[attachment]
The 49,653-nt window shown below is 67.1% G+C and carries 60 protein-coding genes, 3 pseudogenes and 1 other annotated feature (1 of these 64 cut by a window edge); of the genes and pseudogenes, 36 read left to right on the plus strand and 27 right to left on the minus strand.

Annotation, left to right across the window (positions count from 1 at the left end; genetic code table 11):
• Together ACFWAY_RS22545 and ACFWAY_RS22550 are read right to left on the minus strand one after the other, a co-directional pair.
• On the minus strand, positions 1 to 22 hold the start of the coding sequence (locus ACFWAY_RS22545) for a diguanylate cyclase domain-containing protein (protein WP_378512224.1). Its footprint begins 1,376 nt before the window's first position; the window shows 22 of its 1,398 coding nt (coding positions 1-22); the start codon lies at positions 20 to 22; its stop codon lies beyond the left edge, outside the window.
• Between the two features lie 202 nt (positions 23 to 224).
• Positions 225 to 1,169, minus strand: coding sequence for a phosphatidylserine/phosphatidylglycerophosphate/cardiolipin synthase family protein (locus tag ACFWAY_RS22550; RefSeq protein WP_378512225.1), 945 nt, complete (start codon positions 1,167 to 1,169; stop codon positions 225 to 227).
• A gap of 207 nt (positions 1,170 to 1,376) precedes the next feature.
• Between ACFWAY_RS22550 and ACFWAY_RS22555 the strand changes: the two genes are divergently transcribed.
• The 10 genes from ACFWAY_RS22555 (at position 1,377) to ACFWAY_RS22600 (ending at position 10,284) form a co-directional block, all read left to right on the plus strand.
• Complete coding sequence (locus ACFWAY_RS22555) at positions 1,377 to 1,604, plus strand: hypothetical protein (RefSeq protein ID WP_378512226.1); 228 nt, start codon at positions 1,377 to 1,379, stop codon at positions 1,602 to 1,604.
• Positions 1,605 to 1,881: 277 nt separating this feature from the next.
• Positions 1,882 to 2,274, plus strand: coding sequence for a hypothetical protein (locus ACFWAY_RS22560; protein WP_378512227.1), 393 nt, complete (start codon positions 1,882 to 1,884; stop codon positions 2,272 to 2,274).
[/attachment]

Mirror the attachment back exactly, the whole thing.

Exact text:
The 49,653-nt window shown below is 67.1% G+C and carries 60 protein-coding genes, 3 pseudogenes and 1 other annotated feature (1 of these 64 cut by a window edge); of the genes and pseudogenes, 36 read left to right on the plus strand and 27 right to left on the minus strand.

Annotation, left to right across the window (positions count from 1 at the left end; genetic code table 11):
• Together ACFWAY_RS22545 and ACFWAY_RS22550 are read right to left on the minus strand one after the other, a co-directional pair.
• On the minus strand, positions 1 to 22 hold the start of the coding sequence (locus ACFWAY_RS22545) for a diguanylate cyclase domain-containing protein (protein WP_378512224.1). Its footprint begins 1,376 nt before the window's first position; the window shows 22 of its 1,398 coding nt (coding positions 1-22); the start codon lies at positions 20 to 22; its stop codon lies beyond the left edge, outside the window.
• Between the two features lie 202 nt (positions 23 to 224).
• Positions 225 to 1,169, minus strand: coding sequence for a phosphatidylserine/phosphatidylglycerophosphate/cardiolipin synthase family protein (locus tag ACFWAY_RS22550; RefSeq protein WP_378512225.1), 945 nt, complete (start codon positions 1,167 to 1,169; stop codon positions 225 to 227).
• A gap of 207 nt (positions 1,170 to 1,376) precedes the next feature.
• Between ACFWAY_RS22550 and ACFWAY_RS22555 the strand changes: the two genes are divergently transcribed.
• The 10 genes from ACFWAY_RS22555 (at position 1,377) to ACFWAY_RS22600 (ending at position 10,284) form a co-directional block, all read left to right on the plus strand.
• Complete coding sequence (locus ACFWAY_RS22555) at positions 1,377 to 1,604, plus strand: hypothetical protein (RefSeq protein ID WP_378512226.1); 228 nt, start codon at positions 1,377 to 1,379, stop codon at positions 1,602 to 1,604.
• Positions 1,605 to 1,881: 277 nt separating this feature from the next.
• Positions 1,882 to 2,274, plus strand: coding sequence for a hypothetical protein (locus ACFWAY_RS22560; protein WP_378512227.1), 393 nt, complete (start codon positions 1,882 to 1,884; stop codon positions 2,272 to 2,274).